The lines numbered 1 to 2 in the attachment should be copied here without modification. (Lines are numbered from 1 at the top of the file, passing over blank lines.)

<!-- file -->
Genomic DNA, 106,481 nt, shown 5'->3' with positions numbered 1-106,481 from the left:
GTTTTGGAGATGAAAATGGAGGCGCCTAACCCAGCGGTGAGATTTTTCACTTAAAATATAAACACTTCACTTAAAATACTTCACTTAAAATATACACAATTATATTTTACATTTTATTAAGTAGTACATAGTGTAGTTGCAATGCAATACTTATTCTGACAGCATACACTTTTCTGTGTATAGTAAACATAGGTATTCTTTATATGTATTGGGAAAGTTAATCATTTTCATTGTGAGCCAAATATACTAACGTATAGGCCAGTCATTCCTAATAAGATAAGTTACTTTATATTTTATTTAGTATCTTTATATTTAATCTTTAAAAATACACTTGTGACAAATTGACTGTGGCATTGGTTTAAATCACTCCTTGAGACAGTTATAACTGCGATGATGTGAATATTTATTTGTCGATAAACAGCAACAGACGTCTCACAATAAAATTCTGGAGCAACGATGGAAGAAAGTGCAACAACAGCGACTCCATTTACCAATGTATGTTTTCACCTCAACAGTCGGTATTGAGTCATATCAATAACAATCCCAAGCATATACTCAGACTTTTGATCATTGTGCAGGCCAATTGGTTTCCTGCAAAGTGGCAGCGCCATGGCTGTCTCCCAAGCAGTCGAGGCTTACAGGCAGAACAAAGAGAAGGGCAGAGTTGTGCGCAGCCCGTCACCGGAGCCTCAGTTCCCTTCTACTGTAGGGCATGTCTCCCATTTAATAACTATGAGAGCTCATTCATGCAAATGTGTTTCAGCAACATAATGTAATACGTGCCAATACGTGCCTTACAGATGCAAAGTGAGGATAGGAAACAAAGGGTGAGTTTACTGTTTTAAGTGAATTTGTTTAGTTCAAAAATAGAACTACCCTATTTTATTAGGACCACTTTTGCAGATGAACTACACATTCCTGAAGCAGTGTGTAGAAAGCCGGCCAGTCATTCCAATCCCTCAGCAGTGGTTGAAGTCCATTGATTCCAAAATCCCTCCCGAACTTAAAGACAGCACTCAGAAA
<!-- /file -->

Genomic DNA, 106,481 nt, shown 5'->3' with positions numbered 1-106,481 from the left:
GTTTTGGAGATGAAAATGGAGGCGCCTAACCCAGCGGTGAGATTTTTCACTTAAAATATAAACACTTCACTTAAAATACTTCACTTAAAATATACACAATTATATTTTACATTTTATTAAGTAGTACATAGTGTAGTTGCAATGCAATACTTATTCTGACAGCATACACTTTTCTGTGTATAGTAAACATAGGTATTCTTTATATGTATTGGGAAAGTTAATCATTTTCATTGTGAGCCAAATATACTAACGTATAGGCCAGTCATTCCTAATAAGATAAGTTACTTTATATTTTATTTAGTATCTTTATATTTAATCTTTAAAAATACACTTGTGACAAATTGACTGTGGCATTGGTTTAAATCACTCCTTGAGACAGTTATAACTGCGATGATGTGAATATTTATTTGTCGATAAACAGCAACAGACGTCTCACAATAAAATTCTGGAGCAACGATGGAAGAAAGTGCAACAACAGCGACTCCATTTACCAATGTATGTTTTCACCTCAACAGTCGGTATTGAGTCATATCAATAACAATCCCAAGCATATACTCAGACTTTTGATCATTGTGCAGGCCAATTGGTTTCCTGCAAAGTGGCAGCGCCATGGCTGTCTCCCAAGCAGTCGAGGCTTACAGGCAGAACAAAGAGAAGGGCAGAGTTGTGCGCAGCCCGTCACCGGAGCCTCAGTTCCCTTCTACTGTAGGGCATGTCTCCCATTTAATAACTATGAGAGCTCATTCATGCAAATGTGTTTCAGCAACATAATGTAATACGTGCCAATACGTGCCTTACAGATGCAAAGTGAGGATAGGAAACAAAGGGTGAGTTTACTGTTTTAAGTGAATTTGTTTAGTTCAAAAATAGAACTACCCTATTTTATTAGGACCACTTTTGCAGATGAACTACACATTCCTGAAGCAGTGTGTAGAAAGCCGGCCAGTCATTCCAATCCCTCAGCAGTGGTTGAAGTCCATTGATTCCAAAATCCCTCCCGAACTTAAAGACAGCACTCAGAAA